The main defense of Republicans in the impeachment inquiry into President Trump has been to attack what they call the secrecy of the impeachment inquiry. Trump’s defenders point to closed-door hearings and the fact that the House has not yet been allowed to vote on whether to conduct the impeachment inquiry itself. There is some truth to the charges against the way the Democrats are conducting the inquiry, but there are also examples of Republican criticisms being off base.
The fact that Speaker Nancy Pelosi has not allowed a House vote on whether to begin an impeachment inquiry has been a major complaint of Republicans. On Sept. 24, Pelosi merely said, “I am announcing the House of Representatives moving forward with an official impeachment inquiry” and the ball started rolling.
Republicans seem to be correct that no other impeachment inquiry has ever been launched without a House vote, but the bottom line is that neither the Constitution nor House rules require a vote to begin an impeachment investigation. As Keith Whittington of Lawfare pointed out, the House leadership chose to use standing committees to investigate Mr. Trump’s alleged abuses of power and were entirely within House rules to do so.
Further, neither the Constitution nor House rules require an impeachment inquiry at all. If the House wanted to bring up an impeachment vote with no investigation at all, it could do so. Such a scenario might happen if a president’s actions were either obvious to the most members of Congress or if the president openly admitted to impeachable acts.
Republicans have also complained about how they are being treated in committee. There have been claims that Republicans were shut out of committee meetings and were not allowed to be present and ask questions at depositions. Intelligence Committee Chairman Adam Schiff explained the need for some secrecy to Roll Call, stressing that the current inquiry is different from the impeachment investigations into Bill Clinton and Richard Nixon where special prosecutors had already investigated the incidents that led to the impeachment.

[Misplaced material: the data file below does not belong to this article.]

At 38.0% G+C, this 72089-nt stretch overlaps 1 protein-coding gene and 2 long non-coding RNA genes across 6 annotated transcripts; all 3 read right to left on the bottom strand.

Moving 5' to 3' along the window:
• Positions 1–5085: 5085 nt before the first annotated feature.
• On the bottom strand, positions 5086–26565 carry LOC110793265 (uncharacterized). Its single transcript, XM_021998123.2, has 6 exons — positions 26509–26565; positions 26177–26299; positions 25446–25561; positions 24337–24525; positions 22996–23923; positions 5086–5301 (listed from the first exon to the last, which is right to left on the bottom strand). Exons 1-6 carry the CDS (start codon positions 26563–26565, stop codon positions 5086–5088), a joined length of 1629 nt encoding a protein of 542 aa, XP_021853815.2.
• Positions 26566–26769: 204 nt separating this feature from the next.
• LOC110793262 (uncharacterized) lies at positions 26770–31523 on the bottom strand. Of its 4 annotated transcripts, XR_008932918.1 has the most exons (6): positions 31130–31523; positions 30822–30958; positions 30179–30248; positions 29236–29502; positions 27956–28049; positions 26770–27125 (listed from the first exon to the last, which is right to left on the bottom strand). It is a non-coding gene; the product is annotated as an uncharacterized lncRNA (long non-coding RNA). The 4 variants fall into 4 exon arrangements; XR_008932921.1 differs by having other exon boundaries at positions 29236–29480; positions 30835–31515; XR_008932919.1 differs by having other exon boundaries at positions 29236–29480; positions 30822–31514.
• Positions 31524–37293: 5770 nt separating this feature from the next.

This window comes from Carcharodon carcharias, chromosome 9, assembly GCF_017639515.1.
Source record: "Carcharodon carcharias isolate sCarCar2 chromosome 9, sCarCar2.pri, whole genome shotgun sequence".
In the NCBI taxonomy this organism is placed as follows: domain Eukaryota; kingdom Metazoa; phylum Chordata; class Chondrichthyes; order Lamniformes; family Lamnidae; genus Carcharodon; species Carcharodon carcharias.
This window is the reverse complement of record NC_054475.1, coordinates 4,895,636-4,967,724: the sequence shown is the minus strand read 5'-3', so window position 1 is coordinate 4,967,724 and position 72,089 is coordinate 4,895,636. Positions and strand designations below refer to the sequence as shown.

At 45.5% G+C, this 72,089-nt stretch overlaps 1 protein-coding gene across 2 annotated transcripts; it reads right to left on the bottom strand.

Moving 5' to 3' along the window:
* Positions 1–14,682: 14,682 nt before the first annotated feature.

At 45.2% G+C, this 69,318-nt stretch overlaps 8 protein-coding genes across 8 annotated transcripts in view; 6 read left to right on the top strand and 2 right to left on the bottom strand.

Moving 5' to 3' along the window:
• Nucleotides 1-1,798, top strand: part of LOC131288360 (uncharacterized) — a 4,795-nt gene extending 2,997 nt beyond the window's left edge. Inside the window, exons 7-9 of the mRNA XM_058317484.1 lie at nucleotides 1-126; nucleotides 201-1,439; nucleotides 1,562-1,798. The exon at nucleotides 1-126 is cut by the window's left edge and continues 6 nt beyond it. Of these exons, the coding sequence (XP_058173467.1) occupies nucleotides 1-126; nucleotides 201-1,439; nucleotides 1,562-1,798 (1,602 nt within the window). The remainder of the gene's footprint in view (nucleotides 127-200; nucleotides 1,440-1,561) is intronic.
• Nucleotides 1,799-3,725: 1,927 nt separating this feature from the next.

“In each of those cases, there were either independent counsels or special prosecutors doing the investigation, doing the initial investigative work, and that was all done behind closed doors,” Schiff said.
Schiff explained that if witnesses were aware of what other witnesses had said, they could tailor their own testimony “either to hide the truth or color the truth or know just how much they can give and how much they can conceal.” It is a basic investigative technique to separate witnesses and to get their individual testimony without having it tainted by hearing others.
“Now, I should tell you, notwithstanding those good and sound reasons, at each of these committee interviews and depositions and when we get to open hearings — and we will get to open hearings — the Republicans are completely represented,” Schiff said.
Schiff said that all members of the Intelligence, Oversight and Foreign Affairs committees and their staffs can attend depositions and ask questions. Republicans are provided equal time for questioning with the sides alternating every 45 minutes to an hour.
“They have been largely staff-conducted interviews. They have been very professionally done, although members, too, get to ask questions and we go until the questions are exhausted so they get to ask all the questions they want,” Schiff said.
In one publicized case, Rep. Matt Gaetz was ejected from a meeting of the joint committee investigating impeachment, but Gaetz was not a member of the committees holding the meeting. Gaetz is a member of the Judiciary Committee but it is the Intelligence, Foreign Affairs, and Oversight Committees that are conducting the impeachment hearings. There is no evidence that Republicans who serve on those three committees have been excluded. In fact, Axios pointed out that, when Republicans raided an impeachment hearing this week, 13 of the Republican protesters already had access to the hearing because they were members of the committees holding the hearing.
Republicans such as Jim Jordan (R-Ohio) don’t buy Schiff’s explanations. “We’re talking about impeaching the president of the United States in secret, based on an anonymous whistleblower with no first-hand knowledge, [who] has a bias against the president, has been reported that he worked with Joe Biden, who when he hears about the call, the next day writes a memo using all kinds of descriptors like crazy, scary, but then waits 18 days before he files a complaint,” Jordan complained. “And who does he run up to see in that interim? Adam Schiff’s staff. And now that guy says, ‘Now I’m going to be the special counsel and the independent counsel.’ That is laughable.”